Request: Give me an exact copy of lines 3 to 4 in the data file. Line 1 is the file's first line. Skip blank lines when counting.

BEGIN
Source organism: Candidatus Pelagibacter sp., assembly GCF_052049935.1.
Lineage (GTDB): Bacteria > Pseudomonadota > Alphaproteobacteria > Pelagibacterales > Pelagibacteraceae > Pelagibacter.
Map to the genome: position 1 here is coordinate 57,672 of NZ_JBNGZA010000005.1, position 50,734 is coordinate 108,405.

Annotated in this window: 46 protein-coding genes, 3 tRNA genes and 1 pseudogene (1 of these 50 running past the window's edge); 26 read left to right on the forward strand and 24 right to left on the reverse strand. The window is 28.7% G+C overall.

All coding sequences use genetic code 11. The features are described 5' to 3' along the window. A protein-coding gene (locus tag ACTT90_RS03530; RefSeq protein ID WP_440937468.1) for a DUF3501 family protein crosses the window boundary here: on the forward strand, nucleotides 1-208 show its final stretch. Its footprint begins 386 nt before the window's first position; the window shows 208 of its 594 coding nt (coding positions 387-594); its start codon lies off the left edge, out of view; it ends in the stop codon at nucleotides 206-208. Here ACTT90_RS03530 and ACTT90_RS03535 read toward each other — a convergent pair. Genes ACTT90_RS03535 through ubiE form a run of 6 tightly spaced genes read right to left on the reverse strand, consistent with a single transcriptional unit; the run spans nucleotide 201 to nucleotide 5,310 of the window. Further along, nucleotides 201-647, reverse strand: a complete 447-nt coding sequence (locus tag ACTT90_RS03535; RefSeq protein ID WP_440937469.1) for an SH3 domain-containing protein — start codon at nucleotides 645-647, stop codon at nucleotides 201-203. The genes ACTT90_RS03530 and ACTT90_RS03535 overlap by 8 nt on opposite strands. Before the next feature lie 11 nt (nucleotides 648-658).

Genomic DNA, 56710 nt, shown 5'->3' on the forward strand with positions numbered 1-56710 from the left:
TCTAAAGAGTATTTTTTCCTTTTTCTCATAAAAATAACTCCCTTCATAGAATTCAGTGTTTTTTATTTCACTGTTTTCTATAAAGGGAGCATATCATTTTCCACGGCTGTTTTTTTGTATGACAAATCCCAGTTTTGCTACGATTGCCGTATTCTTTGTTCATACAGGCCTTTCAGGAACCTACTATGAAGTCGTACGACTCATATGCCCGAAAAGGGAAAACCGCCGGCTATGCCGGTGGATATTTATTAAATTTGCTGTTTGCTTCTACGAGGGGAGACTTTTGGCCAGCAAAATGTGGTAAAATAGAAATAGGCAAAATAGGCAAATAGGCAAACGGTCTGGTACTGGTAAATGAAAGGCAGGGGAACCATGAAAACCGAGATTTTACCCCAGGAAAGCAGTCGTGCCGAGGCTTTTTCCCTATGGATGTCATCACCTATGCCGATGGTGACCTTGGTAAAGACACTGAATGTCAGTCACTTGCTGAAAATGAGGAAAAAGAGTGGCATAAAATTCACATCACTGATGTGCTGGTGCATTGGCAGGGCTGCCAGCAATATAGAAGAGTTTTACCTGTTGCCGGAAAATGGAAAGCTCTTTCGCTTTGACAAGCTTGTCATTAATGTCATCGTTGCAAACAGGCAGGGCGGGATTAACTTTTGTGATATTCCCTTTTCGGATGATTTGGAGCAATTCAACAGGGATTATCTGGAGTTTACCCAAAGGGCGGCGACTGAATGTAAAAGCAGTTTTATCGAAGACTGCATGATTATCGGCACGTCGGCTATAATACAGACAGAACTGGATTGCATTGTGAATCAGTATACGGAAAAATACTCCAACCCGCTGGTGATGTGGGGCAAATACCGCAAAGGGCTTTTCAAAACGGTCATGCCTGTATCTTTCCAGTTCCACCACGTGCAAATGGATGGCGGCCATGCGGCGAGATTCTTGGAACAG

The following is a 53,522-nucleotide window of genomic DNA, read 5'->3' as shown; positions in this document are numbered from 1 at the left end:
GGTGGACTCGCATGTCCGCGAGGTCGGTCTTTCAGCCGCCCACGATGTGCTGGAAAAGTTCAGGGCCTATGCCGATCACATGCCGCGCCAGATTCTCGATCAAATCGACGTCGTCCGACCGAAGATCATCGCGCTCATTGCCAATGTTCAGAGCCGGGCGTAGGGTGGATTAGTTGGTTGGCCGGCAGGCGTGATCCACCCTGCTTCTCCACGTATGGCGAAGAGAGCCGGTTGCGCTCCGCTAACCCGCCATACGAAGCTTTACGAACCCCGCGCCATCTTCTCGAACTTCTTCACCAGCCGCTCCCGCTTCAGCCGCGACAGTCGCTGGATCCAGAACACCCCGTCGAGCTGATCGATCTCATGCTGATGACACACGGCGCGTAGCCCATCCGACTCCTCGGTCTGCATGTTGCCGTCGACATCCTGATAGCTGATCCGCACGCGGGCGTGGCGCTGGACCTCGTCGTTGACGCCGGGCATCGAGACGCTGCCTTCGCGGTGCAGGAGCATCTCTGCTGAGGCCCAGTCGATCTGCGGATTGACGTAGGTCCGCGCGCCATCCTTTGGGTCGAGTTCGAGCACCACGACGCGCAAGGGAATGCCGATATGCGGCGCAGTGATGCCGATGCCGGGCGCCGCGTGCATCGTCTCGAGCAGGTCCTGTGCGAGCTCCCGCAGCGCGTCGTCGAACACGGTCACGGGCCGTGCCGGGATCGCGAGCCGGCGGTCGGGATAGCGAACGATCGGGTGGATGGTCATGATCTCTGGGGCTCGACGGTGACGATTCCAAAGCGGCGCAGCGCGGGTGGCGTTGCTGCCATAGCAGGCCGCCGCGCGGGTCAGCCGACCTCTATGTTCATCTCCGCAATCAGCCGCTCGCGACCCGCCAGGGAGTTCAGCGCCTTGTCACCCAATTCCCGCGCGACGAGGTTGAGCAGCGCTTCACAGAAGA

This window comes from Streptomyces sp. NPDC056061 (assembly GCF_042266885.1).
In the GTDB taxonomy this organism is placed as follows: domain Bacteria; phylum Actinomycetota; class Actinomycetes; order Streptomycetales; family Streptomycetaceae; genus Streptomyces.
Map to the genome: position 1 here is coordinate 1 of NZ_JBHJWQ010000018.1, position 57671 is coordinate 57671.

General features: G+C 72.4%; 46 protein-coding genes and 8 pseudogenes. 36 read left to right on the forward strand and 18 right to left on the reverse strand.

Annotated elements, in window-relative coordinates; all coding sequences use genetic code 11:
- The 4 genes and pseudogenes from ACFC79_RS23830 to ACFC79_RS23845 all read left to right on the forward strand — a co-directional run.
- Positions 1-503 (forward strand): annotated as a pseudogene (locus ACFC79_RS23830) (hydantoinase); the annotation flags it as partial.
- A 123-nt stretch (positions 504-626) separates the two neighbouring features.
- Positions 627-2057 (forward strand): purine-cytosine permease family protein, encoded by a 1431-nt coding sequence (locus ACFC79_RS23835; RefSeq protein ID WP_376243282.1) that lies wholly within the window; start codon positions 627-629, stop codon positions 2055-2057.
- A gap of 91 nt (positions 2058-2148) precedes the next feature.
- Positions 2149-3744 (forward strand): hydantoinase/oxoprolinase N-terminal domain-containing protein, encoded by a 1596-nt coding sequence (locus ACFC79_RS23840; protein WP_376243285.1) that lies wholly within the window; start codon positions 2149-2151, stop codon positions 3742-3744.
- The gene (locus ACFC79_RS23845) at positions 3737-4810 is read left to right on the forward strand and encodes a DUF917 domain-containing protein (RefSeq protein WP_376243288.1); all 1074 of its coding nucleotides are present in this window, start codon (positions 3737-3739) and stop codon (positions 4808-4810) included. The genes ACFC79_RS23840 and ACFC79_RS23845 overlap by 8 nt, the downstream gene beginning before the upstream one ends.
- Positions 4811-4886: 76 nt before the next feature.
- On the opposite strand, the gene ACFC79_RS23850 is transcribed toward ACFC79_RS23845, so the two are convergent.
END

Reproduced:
Map to the genome: position 1 here is coordinate 57,672 of NZ_JBNGZA010000005.1, position 50,734 is coordinate 108,405.

Annotated in this window: 46 protein-coding genes, 3 tRNA genes and 1 pseudogene (1 of these 50 running past the window's edge); 26 read left to right on the forward strand and 24 right to left on the reverse strand. The window is 28.7% G+C overall.